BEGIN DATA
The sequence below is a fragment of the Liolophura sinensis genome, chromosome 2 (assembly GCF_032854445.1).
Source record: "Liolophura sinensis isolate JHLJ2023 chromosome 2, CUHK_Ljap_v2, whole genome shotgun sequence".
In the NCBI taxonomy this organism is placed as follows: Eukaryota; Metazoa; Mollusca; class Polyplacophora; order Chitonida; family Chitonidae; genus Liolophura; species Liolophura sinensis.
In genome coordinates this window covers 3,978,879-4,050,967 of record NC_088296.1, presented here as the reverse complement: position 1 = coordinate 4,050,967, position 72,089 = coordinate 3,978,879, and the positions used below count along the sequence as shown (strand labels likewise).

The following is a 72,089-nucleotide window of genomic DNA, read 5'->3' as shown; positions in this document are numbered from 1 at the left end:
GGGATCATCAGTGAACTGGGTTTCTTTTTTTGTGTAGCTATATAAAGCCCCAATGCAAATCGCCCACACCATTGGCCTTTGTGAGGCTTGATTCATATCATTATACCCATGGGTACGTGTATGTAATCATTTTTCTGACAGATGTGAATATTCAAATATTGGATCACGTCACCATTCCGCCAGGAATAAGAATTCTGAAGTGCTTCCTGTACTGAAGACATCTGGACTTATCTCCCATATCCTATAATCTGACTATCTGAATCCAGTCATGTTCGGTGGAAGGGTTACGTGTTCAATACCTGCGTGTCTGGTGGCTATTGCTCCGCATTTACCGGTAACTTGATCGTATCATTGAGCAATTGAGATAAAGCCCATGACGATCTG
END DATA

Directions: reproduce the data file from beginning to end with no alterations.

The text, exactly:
The sequence below is a fragment of the Liolophura sinensis genome, chromosome 2 (assembly GCF_032854445.1).
Source record: "Liolophura sinensis isolate JHLJ2023 chromosome 2, CUHK_Ljap_v2, whole genome shotgun sequence".
In the NCBI taxonomy this organism is placed as follows: Eukaryota; Metazoa; Mollusca; class Polyplacophora; order Chitonida; family Chitonidae; genus Liolophura; species Liolophura sinensis.
In genome coordinates this window covers 3,978,879-4,050,967 of record NC_088296.1, presented here as the reverse complement: position 1 = coordinate 4,050,967, position 72,089 = coordinate 3,978,879, and the positions used below count along the sequence as shown (strand labels likewise).

The following is a 72,089-nucleotide window of genomic DNA, read 5'->3' as shown; positions in this document are numbered from 1 at the left end:
GGGATCATCAGTGAACTGGGTTTCTTTTTTTGTGTAGCTATATAAAGCCCCAATGCAAATCGCCCACACCATTGGCCTTTGTGAGGCTTGATTCATATCATTATACCCATGGGTACGTGTATGTAATCATTTTTCTGACAGATGTGAATATTCAAATATTGGATCACGTCACCATTCCGCCAGGAATAAGAATTCTGAAGTGCTTCCTGTACTGAAGACATCTGGACTTATCTCCCATATCCTATAATCTGACTATCTGAATCCAGTCATGTTCGGTGGAAGGGTTACGTGTTCAATACCTGCGTGTCTGGTGGCTATTGCTCCGCATTTACCGGTAACTTGATCGTATCATTGAGCAATTGAGATAAAGCCCATGACGATCTG